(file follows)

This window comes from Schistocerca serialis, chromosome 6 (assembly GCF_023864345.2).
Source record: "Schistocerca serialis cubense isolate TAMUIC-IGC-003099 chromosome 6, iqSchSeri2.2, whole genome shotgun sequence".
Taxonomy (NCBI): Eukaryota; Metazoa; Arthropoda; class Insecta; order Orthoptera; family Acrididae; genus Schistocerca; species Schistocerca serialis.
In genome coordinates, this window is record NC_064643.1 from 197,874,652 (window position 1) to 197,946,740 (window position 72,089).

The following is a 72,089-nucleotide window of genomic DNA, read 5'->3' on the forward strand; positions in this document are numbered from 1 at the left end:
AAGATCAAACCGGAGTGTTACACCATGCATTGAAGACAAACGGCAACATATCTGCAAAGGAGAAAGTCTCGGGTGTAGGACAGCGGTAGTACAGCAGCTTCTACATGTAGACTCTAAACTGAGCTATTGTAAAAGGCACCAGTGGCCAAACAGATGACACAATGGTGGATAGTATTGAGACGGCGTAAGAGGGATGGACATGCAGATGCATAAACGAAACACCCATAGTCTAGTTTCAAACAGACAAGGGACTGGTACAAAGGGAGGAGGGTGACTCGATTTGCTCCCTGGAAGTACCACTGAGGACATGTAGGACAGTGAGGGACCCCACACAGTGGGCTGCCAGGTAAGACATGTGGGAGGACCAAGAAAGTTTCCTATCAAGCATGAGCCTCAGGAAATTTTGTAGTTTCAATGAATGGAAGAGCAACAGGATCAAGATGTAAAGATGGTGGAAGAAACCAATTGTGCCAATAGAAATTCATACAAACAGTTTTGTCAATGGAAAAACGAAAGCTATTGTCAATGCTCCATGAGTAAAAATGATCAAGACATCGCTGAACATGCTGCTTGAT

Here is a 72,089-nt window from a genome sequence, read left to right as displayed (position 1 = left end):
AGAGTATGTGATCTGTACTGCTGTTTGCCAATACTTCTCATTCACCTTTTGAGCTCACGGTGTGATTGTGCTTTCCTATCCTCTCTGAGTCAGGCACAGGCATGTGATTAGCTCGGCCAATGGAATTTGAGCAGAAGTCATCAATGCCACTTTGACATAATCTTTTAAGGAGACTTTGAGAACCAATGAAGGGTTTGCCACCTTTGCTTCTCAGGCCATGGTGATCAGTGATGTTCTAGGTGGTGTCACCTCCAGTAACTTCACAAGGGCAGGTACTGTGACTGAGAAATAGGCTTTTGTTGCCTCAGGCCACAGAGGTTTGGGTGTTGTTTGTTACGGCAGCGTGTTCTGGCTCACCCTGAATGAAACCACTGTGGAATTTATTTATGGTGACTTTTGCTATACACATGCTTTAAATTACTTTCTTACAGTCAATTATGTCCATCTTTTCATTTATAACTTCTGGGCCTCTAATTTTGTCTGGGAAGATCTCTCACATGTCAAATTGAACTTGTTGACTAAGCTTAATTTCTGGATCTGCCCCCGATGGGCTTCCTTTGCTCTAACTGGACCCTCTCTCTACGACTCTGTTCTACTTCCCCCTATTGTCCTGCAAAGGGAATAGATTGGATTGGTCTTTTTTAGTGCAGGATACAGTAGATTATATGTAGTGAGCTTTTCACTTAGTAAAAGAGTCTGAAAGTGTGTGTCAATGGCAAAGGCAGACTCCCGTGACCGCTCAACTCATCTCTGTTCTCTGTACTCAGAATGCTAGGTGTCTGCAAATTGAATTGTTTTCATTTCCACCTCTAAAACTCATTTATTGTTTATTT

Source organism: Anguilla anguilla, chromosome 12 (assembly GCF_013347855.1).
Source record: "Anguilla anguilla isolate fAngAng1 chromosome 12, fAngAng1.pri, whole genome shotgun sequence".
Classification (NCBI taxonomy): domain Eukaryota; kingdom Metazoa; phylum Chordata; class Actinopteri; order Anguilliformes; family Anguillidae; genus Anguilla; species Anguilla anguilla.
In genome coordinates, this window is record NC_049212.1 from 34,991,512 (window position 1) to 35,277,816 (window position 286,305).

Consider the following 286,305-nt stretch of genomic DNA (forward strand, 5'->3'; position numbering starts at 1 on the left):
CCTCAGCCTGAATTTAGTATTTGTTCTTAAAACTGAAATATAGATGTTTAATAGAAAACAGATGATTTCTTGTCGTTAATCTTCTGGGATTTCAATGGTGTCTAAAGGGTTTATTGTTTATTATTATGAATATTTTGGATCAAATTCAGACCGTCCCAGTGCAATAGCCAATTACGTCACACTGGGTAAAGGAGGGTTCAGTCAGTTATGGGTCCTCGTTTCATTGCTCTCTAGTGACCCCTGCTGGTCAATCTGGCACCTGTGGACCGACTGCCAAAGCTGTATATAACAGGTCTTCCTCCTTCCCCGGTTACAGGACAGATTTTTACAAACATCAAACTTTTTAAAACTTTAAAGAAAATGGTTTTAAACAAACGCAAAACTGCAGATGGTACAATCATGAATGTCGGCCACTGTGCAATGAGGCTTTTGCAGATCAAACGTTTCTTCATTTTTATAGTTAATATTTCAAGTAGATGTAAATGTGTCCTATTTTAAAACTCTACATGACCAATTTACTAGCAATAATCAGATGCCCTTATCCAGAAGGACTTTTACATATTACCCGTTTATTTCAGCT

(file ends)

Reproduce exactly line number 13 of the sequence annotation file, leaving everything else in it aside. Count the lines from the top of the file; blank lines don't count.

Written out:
Consider the following 286,305-nt stretch of genomic DNA (forward strand, 5'->3'; position numbering starts at 1 on the left):